A migrant walks across the road close to the French border in Claviere, Italy [File:Massimo Pinca/Reuters]
Relations between Italy and France hit a fresh low this week, with Rome accusing French border guards of illegally crossing the border to “dump” unwelcome migrants inside Italian territory.
On Monday, a delegation from the Italian interior ministry was expected in the Italian mountain village of Claviere, 80km north of Turin, to research increasing reports of illegal crossings by French officers.
“The French are trespassing, dumping migrants at their pleasure … but Italy is longer the refugee camp of Europe no,” said Italian Interior Minister Matteo Salvini, on Sunday as he ordered a brand new military deployment to check on the border.
Italian authorities declare that French officers overlook the frontier line in addition to standard refoulement procedures for migrants, often dropping them in the woods between Claviere and the French town of Montgenevre.
defuse the tensions
To, Christophe Castaner, the newly-appointed French interior minister, said he wanted to improve border cooperation but needed more stringent measures against undocumented immigration, in Italy supposedly.
“We must become more efficient in the expulsion procedures of illegal migrants or those whose asylum request have been completely denied,” he told Journal du Dimanche.
Salvini, who’s a deputy prime minister and the top of the  also;far-right League party, didn’t wait long to issue a sharp retort.
“I’m happy Castaner shares my views about illegal migrants. When I spoke of expulsions I was labelled a racist, by the French even. Better late than never”.
The Italian government’s hard line on migration has come under fire by French President Emmanuel Macron, but Castaner has tried to avoid participating in a spat with Salvini.
Macron, however, have not hidden his antipathy for Salvini and his anti-migrant policies, describing the inside minister’s approach as “nauseating”.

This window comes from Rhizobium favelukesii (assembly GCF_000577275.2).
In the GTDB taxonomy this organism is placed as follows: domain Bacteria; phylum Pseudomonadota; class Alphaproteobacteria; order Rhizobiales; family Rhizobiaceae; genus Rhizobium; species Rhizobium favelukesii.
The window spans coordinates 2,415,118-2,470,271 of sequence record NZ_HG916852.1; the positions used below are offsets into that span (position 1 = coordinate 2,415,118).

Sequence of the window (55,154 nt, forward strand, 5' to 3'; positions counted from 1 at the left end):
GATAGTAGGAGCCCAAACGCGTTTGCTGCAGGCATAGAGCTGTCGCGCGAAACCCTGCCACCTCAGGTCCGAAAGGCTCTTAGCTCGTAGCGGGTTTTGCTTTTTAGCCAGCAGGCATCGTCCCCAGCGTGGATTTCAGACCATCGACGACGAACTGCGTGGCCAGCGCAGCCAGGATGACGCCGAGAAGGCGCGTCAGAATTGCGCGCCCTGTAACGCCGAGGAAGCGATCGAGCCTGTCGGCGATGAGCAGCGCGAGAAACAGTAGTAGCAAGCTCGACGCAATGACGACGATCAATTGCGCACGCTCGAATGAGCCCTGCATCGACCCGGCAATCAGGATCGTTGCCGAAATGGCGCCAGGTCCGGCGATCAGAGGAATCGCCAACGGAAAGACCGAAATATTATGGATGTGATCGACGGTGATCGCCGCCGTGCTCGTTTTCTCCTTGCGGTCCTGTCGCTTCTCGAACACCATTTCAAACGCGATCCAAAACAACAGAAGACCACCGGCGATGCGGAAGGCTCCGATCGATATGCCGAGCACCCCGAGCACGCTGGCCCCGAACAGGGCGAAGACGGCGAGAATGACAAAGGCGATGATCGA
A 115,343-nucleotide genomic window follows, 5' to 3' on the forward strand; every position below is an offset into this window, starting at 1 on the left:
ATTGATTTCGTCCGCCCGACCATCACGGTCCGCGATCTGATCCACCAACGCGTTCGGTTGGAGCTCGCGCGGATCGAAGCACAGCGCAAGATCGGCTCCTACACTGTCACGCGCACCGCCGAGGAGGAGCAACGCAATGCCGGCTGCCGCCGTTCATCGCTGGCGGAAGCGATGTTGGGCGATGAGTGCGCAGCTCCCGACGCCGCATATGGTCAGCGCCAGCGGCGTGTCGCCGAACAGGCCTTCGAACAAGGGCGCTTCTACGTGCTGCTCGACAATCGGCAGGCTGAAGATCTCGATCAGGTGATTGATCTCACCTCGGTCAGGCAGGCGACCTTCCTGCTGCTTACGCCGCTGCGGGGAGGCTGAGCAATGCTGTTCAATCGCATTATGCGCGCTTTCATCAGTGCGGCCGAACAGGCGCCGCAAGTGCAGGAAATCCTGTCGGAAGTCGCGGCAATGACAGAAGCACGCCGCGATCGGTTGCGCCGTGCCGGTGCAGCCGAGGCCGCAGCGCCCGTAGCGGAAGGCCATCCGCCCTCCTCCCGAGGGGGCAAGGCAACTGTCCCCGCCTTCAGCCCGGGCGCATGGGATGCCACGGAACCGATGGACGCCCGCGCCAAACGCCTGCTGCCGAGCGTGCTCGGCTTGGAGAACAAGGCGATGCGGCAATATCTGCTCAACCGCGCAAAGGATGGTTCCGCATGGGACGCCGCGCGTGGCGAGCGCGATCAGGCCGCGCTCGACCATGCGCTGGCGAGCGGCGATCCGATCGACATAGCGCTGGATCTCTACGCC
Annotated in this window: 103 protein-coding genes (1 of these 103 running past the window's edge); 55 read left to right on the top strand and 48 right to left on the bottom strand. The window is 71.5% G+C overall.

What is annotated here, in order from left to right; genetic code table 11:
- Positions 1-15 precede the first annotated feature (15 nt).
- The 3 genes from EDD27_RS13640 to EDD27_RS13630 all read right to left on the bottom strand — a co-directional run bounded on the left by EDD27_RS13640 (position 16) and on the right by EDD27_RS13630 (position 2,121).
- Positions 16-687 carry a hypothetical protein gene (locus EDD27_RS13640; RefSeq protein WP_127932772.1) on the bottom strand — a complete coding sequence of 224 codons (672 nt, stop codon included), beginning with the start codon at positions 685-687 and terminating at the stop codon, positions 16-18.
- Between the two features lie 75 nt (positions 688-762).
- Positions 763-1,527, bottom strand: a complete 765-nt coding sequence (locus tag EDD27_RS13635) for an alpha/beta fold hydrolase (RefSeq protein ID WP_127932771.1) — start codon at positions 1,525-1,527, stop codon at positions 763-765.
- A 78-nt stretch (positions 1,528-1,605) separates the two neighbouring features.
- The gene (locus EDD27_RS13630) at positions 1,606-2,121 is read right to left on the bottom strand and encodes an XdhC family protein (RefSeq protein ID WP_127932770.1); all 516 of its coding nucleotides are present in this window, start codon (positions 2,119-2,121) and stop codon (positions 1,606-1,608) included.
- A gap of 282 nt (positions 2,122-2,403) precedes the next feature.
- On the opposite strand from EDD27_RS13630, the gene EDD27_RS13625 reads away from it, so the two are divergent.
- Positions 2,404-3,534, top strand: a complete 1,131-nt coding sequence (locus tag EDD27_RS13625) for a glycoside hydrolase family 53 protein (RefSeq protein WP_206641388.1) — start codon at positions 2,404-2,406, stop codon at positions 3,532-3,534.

The two have engaged in a tit-for-tat, with Salvini replying by calling Macron a hypocrite disguised as a humanitarian who invokes solidarity while pushing away migrants, including children.
Amnesty accuses France of inhuman treatment
Perhaps, Salvini’s accusations are actually finding an echo in the contrary camp of human rights watchdogs.
On, Amnesty International and 12 other charities accused France’s authorities of mistreating refugees and migrants, including children, at the borders with Italy in what they referred to as the “inhuman and hypocritical behaviour of the French authorities”.
The allegations came following a task force of 60 human rights lawyers and activists conducted a two-day mission at the French border town of Briancon, not from Claviere far.
“The set of violations is long, and we join our voices to those of local NGOs in order that the French government stops turning a deaf ear and stops these illegal and degrading practices,” said Agnes Lerolle, coordinator of the French-Italian task force.
“This inhuman and hypocritical behaviour is unacceptable in circumstances of law.”
Amnesty said the violations include obstruction of asylum requests, neglect of unaccompanied minors, mistreatment, denial and harassment of emergency healthcare and humanitarian assistance.
“The attitude of French border control authorities is appalling,” Riccardo Noury, a spokesperson for Amnesty told Al Jazeera. “Using threats, aggressive and scornful behaviour towards defenceless people, migrant children especially, is deplorable.”
Amnesty denounced a systematic violation of the rights of migrants to request asylum. Under international law, migrants should be granted the proper to request asylum and unaccompanied children ought to be provided immediate protection, of their status regardless.